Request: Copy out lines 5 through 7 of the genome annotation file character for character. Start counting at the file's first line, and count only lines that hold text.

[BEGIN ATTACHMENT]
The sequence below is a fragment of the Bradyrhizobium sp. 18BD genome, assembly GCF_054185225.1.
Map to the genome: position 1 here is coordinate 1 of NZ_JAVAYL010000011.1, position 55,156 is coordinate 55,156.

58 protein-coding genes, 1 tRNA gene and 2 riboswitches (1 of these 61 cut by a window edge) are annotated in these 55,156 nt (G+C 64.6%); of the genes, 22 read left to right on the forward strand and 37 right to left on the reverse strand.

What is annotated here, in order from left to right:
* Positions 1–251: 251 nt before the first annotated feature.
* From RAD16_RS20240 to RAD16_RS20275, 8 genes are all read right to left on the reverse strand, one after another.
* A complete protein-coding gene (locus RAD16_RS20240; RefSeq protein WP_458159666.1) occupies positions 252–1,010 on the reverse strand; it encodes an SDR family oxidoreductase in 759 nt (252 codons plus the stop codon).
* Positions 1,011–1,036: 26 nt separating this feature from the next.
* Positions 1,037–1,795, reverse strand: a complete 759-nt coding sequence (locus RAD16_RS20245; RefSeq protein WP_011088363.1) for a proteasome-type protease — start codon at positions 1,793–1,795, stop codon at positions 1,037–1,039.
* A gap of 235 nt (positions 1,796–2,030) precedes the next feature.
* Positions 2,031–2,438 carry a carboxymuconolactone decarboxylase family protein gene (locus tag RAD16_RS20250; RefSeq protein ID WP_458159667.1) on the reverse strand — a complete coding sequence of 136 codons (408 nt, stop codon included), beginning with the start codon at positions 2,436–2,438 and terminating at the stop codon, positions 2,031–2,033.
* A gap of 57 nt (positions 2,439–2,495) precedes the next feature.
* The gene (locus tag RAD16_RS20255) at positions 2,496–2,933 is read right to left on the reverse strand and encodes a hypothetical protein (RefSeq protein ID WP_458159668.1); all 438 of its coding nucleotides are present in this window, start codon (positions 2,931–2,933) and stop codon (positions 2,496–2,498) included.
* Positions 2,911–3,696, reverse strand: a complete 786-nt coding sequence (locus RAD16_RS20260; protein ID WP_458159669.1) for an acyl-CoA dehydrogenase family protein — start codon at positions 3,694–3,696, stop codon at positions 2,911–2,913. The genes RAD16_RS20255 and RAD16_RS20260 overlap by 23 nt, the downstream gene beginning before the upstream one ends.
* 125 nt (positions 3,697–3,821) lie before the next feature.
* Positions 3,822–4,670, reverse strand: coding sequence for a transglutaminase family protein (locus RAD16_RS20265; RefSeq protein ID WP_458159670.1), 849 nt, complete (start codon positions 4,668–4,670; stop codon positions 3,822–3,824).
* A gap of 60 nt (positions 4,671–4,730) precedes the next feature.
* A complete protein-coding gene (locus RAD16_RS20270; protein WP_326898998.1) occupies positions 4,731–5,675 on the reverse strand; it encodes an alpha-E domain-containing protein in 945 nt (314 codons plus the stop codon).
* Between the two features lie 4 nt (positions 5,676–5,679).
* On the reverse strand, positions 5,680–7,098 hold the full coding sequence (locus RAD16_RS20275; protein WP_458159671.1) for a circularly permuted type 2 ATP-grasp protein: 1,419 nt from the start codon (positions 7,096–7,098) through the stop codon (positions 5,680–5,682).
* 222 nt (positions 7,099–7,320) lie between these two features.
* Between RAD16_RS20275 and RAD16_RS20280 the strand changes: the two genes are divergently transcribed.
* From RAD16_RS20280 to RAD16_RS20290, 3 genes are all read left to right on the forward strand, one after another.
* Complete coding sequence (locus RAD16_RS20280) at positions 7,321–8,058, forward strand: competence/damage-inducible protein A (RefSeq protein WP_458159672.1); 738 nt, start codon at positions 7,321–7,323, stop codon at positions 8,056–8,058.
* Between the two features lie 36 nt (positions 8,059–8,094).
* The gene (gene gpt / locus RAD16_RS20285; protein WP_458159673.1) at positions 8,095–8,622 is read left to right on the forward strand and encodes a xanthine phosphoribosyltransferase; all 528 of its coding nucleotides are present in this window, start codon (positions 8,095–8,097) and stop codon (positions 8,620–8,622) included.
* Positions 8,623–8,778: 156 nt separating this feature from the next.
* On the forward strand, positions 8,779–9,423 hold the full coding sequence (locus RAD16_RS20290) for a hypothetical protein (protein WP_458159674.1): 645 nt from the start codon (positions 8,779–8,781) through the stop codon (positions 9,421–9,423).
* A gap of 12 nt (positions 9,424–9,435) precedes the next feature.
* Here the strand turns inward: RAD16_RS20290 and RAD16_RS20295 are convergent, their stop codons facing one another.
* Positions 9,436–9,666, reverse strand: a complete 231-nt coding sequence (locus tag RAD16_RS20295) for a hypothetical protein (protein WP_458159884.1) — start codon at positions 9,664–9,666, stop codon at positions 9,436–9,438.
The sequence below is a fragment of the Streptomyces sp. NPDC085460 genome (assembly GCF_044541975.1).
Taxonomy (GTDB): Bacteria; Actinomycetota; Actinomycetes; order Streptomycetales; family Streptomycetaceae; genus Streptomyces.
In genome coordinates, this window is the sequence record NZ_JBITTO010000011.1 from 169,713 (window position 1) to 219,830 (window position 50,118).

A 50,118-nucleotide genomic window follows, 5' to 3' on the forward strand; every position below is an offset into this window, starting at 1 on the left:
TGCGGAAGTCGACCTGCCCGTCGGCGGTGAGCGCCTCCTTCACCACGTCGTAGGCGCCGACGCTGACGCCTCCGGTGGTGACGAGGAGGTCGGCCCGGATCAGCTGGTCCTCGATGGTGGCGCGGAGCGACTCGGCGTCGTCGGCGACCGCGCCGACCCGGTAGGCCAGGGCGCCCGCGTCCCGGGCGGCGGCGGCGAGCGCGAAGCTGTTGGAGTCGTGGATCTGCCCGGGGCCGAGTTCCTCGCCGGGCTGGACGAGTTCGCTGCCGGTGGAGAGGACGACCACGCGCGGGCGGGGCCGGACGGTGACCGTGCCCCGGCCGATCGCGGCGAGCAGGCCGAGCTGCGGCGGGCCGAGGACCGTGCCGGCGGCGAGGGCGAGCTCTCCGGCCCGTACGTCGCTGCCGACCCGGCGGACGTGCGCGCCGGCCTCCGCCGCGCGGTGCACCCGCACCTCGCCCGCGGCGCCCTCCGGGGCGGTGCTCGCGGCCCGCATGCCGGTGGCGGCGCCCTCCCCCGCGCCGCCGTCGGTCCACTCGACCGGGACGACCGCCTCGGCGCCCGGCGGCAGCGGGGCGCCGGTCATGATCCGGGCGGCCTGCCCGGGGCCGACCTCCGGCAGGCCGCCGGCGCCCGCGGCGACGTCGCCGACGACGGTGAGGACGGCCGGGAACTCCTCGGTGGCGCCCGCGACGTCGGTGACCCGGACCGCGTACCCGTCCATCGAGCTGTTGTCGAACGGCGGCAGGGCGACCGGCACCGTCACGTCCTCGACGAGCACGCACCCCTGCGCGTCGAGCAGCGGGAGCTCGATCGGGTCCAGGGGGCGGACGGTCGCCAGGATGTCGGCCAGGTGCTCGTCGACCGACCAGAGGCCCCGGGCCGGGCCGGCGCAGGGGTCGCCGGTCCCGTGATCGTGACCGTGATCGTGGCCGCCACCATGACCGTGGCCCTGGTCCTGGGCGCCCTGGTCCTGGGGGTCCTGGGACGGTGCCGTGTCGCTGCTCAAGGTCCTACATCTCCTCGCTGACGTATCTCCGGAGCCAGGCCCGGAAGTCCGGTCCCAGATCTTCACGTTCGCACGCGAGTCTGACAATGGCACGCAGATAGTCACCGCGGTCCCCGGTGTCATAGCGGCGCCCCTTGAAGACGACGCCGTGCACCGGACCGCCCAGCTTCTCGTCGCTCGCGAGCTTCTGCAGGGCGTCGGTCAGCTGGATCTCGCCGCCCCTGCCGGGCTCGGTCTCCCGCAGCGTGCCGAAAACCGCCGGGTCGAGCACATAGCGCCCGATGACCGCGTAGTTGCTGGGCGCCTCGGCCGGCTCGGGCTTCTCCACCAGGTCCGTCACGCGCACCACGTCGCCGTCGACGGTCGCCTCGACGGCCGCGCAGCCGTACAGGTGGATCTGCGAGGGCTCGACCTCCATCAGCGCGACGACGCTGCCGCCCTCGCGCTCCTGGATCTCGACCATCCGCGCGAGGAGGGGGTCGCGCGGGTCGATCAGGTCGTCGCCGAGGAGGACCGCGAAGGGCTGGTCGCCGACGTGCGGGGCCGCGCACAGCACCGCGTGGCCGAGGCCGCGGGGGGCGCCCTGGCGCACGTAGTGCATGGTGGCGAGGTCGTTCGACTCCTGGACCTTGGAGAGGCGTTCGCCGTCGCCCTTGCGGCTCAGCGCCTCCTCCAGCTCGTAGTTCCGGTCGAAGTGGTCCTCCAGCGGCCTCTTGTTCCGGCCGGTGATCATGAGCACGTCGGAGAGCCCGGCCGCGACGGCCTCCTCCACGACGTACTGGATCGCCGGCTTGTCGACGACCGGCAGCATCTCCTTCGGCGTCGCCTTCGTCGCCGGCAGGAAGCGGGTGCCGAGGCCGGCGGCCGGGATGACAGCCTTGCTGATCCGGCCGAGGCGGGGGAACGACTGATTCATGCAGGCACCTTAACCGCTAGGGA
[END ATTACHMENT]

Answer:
* Positions 1–251: 251 nt before the first annotated feature.
* From RAD16_RS20240 to RAD16_RS20275, 8 genes are all read right to left on the reverse strand, one after another.
* A complete protein-coding gene (locus RAD16_RS20240; RefSeq protein WP_458159666.1) occupies positions 252–1,010 on the reverse strand; it encodes an SDR family oxidoreductase in 759 nt (252 codons plus the stop codon).